Georgia coach Mark Richt has seen his defenders involved in a couple of controversial targeting penalties this season, and while he's largely withheld comment about his frustrations with the new rule's application, Richt left no doubt about his general thoughts on it Tuesday.
In this video published by the school's official web site, Richt addresses the targeting rule at the 15:40 mark.
"I don't even know what targeting is anymore sometimes," Richt said. "Because I'll look at this one, and it is (targeting). And I look at another one, and they say it's not. I'm like, 'What's the difference?' I think it's a very difficult thing for everybody to define. "I do think that will be the number one rule that will be addressed to try to figure out what's the best way to move forward," he said. "It's been confusing. It's been problematic in a lot of ways. Taking away the ejection but keeping the (penalty). There are so many things to it, it's hard to manage. ... There's got to be something done with it."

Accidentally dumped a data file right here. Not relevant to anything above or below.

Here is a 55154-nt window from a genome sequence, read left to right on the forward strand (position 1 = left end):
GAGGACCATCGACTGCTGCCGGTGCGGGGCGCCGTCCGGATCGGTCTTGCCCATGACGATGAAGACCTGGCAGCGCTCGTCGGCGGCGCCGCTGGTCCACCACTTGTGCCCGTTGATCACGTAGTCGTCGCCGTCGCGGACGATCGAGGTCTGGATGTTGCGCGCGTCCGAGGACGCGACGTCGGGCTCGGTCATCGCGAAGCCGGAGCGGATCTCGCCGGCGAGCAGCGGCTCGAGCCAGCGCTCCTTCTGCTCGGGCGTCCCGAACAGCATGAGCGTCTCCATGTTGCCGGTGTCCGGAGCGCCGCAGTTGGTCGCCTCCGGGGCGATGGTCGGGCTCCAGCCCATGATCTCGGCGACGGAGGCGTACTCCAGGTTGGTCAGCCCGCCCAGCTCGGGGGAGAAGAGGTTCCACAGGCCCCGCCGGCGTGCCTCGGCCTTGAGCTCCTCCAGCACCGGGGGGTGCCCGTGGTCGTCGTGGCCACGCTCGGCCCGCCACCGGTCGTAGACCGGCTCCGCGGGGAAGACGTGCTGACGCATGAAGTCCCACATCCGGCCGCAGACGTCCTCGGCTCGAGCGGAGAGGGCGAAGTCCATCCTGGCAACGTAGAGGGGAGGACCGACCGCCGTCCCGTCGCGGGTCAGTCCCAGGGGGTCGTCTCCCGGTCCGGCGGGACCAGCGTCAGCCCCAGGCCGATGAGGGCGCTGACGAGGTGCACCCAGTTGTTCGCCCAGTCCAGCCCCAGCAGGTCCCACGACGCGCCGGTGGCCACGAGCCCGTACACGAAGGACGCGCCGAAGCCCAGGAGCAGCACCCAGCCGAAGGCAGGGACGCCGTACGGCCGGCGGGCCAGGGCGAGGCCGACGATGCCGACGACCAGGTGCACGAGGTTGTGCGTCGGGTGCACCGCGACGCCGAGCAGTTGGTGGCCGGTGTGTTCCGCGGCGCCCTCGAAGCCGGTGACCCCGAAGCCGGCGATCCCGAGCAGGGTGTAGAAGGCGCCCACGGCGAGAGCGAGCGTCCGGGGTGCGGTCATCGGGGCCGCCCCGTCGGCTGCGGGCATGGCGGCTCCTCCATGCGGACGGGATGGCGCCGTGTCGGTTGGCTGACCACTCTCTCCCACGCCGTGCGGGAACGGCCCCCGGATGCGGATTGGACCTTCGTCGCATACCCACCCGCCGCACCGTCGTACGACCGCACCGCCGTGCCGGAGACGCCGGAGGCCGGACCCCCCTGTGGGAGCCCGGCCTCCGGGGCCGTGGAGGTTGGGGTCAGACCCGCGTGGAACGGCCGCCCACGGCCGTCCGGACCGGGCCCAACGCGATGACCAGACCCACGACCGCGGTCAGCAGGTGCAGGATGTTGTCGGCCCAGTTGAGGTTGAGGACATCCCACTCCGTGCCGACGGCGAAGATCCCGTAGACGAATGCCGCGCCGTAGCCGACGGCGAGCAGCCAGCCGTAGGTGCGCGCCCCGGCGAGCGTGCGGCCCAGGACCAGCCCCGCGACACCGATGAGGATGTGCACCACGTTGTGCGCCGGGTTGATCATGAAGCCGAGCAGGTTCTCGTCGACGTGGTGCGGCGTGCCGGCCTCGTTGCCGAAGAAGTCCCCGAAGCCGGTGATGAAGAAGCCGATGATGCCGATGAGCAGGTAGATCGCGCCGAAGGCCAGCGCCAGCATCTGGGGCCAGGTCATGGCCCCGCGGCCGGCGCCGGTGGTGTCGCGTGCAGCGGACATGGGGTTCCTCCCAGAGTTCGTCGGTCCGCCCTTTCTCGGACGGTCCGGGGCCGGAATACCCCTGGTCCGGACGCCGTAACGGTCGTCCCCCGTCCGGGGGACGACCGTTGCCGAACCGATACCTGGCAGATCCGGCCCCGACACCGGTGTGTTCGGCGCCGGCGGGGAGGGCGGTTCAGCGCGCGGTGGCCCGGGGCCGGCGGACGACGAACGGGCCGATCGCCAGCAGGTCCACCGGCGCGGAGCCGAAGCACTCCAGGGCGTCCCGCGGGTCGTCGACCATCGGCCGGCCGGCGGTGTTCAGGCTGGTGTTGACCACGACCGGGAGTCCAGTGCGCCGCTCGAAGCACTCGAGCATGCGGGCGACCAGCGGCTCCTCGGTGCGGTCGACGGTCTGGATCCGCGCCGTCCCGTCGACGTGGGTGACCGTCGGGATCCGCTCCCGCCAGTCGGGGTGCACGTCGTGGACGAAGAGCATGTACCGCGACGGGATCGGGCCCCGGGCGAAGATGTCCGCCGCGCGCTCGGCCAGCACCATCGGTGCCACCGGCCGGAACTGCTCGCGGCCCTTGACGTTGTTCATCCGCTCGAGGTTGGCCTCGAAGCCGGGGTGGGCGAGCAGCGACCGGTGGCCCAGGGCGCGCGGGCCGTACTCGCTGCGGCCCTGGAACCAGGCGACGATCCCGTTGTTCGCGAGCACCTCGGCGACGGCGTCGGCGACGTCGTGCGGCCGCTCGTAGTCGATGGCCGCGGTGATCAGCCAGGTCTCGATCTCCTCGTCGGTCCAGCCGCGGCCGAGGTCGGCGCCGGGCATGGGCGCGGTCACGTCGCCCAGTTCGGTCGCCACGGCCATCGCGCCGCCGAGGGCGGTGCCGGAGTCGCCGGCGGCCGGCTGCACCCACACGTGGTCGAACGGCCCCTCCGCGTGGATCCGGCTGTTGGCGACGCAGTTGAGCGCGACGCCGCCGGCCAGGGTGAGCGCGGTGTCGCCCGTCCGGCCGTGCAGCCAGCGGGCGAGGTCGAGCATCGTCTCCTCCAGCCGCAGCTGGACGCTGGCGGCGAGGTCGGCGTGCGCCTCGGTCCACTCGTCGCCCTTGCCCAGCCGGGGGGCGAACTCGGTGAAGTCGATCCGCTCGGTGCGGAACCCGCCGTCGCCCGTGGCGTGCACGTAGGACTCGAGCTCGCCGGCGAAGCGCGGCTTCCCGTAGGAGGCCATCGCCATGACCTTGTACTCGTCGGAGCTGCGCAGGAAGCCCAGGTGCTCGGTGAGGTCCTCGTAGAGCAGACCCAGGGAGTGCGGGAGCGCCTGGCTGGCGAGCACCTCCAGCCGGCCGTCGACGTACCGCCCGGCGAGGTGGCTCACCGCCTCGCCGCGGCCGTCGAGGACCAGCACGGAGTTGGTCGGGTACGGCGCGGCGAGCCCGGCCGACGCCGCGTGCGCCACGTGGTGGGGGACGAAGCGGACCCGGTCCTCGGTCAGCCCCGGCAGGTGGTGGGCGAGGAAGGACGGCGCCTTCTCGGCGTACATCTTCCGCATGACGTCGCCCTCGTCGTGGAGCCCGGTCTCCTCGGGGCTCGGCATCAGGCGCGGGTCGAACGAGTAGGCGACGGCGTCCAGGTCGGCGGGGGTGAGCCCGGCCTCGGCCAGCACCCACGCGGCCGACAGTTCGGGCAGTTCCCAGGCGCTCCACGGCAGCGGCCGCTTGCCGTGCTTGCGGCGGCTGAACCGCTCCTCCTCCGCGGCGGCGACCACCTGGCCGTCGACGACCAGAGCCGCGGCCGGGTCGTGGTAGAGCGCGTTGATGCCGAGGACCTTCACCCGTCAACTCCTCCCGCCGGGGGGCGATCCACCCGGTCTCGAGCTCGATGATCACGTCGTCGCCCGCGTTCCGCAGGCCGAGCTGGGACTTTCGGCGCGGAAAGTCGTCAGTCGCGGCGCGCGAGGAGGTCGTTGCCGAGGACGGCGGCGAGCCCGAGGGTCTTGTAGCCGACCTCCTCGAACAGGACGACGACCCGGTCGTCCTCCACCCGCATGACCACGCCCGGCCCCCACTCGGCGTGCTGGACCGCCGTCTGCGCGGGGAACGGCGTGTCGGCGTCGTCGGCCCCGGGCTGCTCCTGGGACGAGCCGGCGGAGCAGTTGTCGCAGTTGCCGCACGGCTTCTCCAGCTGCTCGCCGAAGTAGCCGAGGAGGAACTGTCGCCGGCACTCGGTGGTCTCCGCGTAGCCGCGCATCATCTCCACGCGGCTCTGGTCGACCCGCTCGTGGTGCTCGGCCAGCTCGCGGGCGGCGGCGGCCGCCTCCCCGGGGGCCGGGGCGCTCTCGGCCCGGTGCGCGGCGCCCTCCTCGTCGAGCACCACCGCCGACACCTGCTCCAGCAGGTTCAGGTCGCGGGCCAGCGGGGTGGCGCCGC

The targeting rule calls for a 15-yard penalty and an automatic review when officials determine players have targeted "defenseless players above the shoulders." Targeting fouls that are upheld result in an ejection, plus a one-half suspension in the following game if the ejection occurs in the first half. Under the new rule, targeting calls that are overturned allow the flagged player to continue playing, but the 15-yard penalty stands.
It's that aspect of the overturned targeting call that has especially drawn the ire of coaches.
Steve Shaw, the SEC's director of officials, has said he and commissioner Mike Slive will advocate for a review of the targeting penalty's application in the offseason.